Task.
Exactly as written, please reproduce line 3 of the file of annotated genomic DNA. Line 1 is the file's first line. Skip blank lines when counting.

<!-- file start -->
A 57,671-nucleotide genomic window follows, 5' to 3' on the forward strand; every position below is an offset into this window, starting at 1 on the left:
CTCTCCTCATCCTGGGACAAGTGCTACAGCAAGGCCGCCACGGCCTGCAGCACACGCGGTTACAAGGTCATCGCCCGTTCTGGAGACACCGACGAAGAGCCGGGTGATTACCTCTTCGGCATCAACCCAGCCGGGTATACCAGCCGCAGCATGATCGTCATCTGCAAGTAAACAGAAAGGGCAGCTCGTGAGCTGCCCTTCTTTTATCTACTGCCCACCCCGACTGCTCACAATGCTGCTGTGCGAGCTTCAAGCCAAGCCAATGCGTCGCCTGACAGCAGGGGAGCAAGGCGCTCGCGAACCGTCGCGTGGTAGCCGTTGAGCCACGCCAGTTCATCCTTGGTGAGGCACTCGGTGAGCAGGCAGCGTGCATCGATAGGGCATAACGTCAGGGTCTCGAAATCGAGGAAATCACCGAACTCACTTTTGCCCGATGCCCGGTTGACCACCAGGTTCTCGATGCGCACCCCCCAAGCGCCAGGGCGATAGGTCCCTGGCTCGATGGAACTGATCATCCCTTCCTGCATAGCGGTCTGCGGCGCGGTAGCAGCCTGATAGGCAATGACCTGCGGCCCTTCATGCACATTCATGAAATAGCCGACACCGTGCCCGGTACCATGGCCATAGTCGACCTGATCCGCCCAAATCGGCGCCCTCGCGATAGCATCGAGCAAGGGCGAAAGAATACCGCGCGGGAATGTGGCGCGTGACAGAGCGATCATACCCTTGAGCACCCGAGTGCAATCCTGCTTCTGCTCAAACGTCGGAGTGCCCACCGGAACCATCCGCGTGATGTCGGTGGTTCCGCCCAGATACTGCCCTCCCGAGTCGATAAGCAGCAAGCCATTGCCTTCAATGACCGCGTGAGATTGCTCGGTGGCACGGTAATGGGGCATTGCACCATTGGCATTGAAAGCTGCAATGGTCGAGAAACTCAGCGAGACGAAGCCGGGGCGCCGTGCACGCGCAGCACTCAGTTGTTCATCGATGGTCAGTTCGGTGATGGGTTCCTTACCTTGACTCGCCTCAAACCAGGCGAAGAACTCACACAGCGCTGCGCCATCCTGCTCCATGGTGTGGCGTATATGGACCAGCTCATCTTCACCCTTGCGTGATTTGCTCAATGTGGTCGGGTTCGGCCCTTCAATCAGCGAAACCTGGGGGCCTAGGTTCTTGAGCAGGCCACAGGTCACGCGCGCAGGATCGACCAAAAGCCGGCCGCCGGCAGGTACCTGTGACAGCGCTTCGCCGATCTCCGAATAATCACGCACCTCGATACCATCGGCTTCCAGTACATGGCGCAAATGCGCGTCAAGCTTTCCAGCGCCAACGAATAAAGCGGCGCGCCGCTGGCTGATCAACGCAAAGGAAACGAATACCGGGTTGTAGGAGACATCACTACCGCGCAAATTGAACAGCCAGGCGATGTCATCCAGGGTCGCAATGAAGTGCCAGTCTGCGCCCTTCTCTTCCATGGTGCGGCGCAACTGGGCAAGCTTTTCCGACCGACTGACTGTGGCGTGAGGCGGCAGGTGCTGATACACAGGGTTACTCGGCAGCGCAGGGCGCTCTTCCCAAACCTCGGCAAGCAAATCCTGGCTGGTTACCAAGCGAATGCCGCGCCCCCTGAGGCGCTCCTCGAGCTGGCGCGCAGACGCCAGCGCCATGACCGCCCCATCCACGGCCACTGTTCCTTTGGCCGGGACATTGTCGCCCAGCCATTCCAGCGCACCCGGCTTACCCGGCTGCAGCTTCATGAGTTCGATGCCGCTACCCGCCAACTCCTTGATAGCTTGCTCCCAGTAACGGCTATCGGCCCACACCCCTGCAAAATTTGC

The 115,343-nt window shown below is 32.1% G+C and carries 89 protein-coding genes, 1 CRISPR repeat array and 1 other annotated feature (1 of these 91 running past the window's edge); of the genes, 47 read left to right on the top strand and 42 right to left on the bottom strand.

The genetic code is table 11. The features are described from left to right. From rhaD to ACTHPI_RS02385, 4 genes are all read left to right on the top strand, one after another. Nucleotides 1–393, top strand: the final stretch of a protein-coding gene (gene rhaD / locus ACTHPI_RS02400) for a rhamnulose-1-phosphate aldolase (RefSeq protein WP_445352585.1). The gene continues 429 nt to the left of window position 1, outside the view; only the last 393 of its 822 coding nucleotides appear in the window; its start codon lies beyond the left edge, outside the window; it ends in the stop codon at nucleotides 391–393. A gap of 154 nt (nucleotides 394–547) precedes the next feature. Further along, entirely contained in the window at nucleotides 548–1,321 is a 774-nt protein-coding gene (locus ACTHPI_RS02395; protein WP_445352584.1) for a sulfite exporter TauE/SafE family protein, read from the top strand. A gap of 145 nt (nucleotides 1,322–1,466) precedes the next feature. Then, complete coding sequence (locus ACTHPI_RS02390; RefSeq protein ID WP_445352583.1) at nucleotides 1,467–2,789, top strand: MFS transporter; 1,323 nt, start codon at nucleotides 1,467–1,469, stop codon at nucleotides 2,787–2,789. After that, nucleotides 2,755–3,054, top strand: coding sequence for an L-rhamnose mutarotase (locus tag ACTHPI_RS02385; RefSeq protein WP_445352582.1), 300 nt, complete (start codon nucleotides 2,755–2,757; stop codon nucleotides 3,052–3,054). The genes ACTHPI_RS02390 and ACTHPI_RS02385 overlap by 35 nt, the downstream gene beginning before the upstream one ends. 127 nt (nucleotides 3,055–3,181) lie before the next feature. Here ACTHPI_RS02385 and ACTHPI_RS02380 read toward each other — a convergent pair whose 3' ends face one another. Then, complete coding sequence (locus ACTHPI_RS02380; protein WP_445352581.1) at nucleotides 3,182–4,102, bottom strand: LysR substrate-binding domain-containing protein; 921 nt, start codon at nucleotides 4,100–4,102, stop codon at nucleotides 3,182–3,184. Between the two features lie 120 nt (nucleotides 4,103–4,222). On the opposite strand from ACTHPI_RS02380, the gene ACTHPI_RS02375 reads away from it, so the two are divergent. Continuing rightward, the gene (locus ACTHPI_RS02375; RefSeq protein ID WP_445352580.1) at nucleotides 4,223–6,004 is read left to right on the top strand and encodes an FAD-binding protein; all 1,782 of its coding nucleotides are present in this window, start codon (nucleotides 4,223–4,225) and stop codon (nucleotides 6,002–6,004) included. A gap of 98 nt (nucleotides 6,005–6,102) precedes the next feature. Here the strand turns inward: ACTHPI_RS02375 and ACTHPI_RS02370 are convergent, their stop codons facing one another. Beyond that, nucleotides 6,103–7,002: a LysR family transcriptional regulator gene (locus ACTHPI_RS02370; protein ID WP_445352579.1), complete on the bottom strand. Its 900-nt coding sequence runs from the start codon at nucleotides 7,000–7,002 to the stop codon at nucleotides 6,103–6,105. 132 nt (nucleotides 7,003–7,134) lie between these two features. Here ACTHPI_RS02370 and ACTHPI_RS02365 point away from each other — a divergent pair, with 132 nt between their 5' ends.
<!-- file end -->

The 115,343-nt window shown below is 32.1% G+C and carries 89 protein-coding genes, 1 CRISPR repeat array and 1 other annotated feature (1 of these 91 running past the window's edge); of the genes, 47 read left to right on the top strand and 42 right to left on the bottom strand.